Major Genetic breakthrough could curb thousands of hereditary diseases

Shoukhrat Mitalipov is the first U.S.-based scientist known to have edited the DNA of human embryos.		
	OHSU  Kristyna Wentz-Graff

US scientists are calling for a rethink of current restrictions on using CRISPR/Cas9 gene editing in human embryos after successfully correcting the MYBPC3 hypertrophic cardiomyopathy mutation, the commonest cause of heart failure and sudden death in apparently healthy young people, without causing any off-target effects or mosaicism.

Dr Shoukhrat Mitalipov, from Oregon Health and Science University (OHSU) in Portland, said "Every generation on would carry this fix because we have removed the disease-causing gene variant from that family's lineage".

Says co-author Jun Wu of the Salk Institute in San Diego: "Our technology successfully repairs the disease-causing gene mutation by taking advantage of a DNA fix response unique to early embryos".

The technique, if commercialized after clinical tests, is expected to help prevent many genetic diseases by correcting disease-causing mutation at the stage of artificial insemination. The scientists made the gene edits early in the embryos' development and saw the efficiency of DNA correction go up.

Experts have hailed research raising the prospect of Britain pioneering the use of human embryo gene editing to wipe out inherited diseases as "remarkable" and a "major advance". "Clinical trials would mean actually implanting some of these embryos with the goal of establishing pregnancy and monitoring births of children and hopefully following up with children". As a result, only 28% of the resulting embryos carried genes for hypertrophic cardiomyopathy.

Darren Griffin, a professor of genetics at the University of Kent, said: "Perhaps the biggest question, and probably the one that will be debated the most, is whether we should be physically altering the genes of an IVF embryo at all". At the time, details were sparse: CRISPR, the ground-breaking gene-editing technique was employed, and the embryos were terminated after a few days. In Nature, Oregon Health and Science University (OHSU) researchers outlined their achievement, which opens a door into a long-awaited, controversial future in which "designer babies" are a very real possibility.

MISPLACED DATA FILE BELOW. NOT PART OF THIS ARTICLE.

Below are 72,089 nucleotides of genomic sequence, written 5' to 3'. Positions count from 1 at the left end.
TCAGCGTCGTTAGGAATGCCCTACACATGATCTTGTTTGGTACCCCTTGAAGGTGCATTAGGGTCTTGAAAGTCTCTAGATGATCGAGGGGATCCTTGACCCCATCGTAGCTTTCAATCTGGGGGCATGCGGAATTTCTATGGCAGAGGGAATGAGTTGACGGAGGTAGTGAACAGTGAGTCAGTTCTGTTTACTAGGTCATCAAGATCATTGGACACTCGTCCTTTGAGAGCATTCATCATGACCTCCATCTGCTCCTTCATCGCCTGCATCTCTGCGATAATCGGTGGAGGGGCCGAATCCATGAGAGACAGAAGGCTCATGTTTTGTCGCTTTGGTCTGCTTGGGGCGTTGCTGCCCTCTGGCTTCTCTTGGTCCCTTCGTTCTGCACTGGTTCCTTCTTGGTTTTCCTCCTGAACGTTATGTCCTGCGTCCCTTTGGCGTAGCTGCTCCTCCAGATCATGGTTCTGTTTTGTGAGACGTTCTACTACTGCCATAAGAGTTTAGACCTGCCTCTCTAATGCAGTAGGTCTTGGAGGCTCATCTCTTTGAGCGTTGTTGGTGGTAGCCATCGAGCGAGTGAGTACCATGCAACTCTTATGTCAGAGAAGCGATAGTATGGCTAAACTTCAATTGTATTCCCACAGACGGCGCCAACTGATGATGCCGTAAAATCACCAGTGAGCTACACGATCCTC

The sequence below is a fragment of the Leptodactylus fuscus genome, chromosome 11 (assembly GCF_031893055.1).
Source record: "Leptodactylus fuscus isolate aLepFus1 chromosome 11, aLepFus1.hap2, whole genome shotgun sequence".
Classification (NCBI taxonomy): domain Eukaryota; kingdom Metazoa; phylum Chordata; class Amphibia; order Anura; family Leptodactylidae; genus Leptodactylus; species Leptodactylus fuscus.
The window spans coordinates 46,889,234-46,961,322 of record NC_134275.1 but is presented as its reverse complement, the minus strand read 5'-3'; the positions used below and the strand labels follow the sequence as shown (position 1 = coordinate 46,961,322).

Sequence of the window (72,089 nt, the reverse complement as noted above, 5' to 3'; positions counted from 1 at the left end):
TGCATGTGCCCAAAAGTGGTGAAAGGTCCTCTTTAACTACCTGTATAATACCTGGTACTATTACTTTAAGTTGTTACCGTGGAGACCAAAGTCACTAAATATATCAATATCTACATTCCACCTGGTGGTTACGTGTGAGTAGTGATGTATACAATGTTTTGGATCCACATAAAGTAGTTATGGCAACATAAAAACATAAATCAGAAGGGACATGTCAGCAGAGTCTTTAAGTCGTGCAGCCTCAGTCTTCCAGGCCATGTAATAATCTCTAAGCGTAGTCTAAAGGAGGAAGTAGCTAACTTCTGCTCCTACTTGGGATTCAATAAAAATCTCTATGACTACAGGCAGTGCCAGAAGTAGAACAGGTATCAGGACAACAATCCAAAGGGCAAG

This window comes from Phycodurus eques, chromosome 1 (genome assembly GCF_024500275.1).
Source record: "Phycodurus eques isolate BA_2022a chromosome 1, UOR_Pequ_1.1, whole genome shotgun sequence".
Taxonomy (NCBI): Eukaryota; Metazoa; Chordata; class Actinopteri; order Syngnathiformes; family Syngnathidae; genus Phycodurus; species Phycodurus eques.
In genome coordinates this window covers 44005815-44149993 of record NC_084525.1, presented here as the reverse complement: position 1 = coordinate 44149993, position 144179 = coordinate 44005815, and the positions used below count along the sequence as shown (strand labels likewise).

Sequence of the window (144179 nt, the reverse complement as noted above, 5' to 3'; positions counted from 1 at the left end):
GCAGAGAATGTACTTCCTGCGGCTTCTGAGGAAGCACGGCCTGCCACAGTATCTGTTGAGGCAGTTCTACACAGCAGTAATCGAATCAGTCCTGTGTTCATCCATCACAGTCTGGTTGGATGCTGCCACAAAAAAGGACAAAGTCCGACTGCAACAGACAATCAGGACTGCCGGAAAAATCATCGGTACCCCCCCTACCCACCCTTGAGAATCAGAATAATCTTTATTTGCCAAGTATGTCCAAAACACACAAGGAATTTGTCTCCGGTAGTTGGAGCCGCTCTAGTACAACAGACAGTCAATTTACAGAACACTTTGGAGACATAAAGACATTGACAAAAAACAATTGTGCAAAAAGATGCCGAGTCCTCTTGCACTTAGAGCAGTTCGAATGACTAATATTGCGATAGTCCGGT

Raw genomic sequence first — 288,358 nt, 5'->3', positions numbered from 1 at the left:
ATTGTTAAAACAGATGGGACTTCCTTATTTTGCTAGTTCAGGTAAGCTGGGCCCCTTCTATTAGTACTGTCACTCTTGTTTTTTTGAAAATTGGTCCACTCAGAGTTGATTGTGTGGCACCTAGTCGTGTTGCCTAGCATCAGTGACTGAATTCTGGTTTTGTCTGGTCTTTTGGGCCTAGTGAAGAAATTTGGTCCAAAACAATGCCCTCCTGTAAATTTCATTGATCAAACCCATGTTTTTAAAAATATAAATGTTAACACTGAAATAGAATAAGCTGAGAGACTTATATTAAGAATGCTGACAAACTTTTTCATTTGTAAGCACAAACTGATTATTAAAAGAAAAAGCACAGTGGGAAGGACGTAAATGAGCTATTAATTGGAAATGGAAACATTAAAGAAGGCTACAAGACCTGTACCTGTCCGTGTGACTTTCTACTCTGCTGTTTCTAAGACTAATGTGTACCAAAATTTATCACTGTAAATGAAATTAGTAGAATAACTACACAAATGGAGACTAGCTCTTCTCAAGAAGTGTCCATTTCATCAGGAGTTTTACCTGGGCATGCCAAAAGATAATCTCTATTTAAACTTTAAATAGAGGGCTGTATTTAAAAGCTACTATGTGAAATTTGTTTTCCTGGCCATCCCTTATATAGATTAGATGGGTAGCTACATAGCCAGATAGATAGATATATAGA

The first published work involving human embryos, reported in 2015, was done in China and targeted a gene that leads to the blood disorder beta thalassemia.

THE NEWS that researchers have carried out the first known attempt to create genetically modified human embryos is another signpost in an astounding revolution unfolding before our eyes.

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"Looking at it more closely, it's less useful than you might expect, if it works at all", Greely said. The same technique could be used against genes that cause thousands of diseases, including some breast and ovarian cancers. The study authors assumed this would be the best time for genome editing to occur, as the sperm at that time only has a single mutant copy.

The practice of germline editing using CRISPR is still hotly contested, however.

"None of the embryos we generated in this study were for reproductive purposes but if they were, the idea is that they wouldn't carry this mutation so the parents wouldn't have to worry about transferring this to their children, said Mitalipov". In the US, Congress has barred the Food and Drug Administration from even considering human trials with edited embryos, while in the United Kingdom it is illegal to implant genetically modified embryos in women. In this particular experiment, the researchers used CRISPR-Cas9 on 58 embryos containing the mutation. One woman she treated recently underwent three cycles of IVF but no embryos suitable for implantation were generated.

More importantly, CRISPR-Cas9 has the potential to prevent a myriad of diseases and conditions beyond hypertrophic cardiomyopathy, which affects about 1 in 500 people.

As detailed in the paper's research methods, the scientists adhered to strict ethical guidelines, and were monitored closely by committees of individuals including not just scientists and doctors, but also members of the general public.

Professor Robin Lovell-Badge from the Francis Crick Institute said that the research only appears to work when the father is carrying the defective gene, and that it would not work for more sophisticated alterations.

The study was reviewed by an internal board at OHSU, and the team says they were working within the guidelines of the recently released National Academy of Sciences guidelines. "There is still a long road ahead, and it's unclear at this point when we will be allowed to move on".

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